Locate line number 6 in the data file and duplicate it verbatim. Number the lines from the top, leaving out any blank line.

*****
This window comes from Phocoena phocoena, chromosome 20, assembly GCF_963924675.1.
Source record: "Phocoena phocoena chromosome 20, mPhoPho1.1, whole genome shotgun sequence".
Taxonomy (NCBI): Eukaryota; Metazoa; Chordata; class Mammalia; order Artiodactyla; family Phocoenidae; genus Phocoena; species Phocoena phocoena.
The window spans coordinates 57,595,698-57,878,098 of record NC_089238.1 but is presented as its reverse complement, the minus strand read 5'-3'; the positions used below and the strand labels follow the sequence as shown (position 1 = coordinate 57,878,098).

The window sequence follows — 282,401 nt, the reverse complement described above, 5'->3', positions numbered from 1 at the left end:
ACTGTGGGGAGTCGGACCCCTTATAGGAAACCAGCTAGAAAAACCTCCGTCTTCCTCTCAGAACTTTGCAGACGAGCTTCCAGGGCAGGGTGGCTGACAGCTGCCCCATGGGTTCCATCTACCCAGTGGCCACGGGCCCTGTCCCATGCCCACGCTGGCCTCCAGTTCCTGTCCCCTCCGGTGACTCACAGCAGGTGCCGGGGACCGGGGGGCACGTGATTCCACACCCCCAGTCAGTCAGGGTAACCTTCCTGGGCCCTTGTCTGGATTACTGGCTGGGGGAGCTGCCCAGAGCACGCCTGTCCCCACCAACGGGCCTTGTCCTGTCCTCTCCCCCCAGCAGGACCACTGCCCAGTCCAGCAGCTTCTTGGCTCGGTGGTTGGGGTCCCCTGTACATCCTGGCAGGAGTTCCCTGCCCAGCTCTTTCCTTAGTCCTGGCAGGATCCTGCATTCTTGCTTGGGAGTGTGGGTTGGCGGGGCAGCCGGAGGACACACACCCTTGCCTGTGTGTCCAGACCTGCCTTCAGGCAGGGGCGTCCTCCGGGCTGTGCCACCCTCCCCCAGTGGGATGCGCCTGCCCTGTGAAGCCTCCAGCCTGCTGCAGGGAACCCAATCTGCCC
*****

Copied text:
ACTGTGGGGAGTCGGACCCCTTATAGGAAACCAGCTAGAAAAACCTCCGTCTTCCTCTCAGAACTTTGCAGACGAGCTTCCAGGGCAGGGTGGCTGACAGCTGCCCCATGGGTTCCATCTACCCAGTGGCCACGGGCCCTGTCCCATGCCCACGCTGGCCTCCAGTTCCTGTCCCCTCCGGTGACTCACAGCAGGTGCCGGGGACCGGGGGGCACGTGATTCCACACCCCCAGTCAGTCAGGGTAACCTTCCTGGGCCCTTGTCTGGATTACTGGCTGGGGGAGCTGCCCAGAGCACGCCTGTCCCCACCAACGGGCCTTGTCCTGTCCTCTCCCCCCAGCAGGACCACTGCCCAGTCCAGCAGCTTCTTGGCTCGGTGGTTGGGGTCCCCTGTACATCCTGGCAGGAGTTCCCTGCCCAGCTCTTTCCTTAGTCCTGGCAGGATCCTGCATTCTTGCTTGGGAGTGTGGGTTGGCGGGGCAGCCGGAGGACACACACCCTTGCCTGTGTGTCCAGACCTGCCTTCAGGCAGGGGCGTCCTCCGGGCTGTGCCACCCTCCCCCAGTGGGATGCGCCTGCCCTGTGAAGCCTCCAGCCTGCTGCAGGGAACCCAATCTGCCC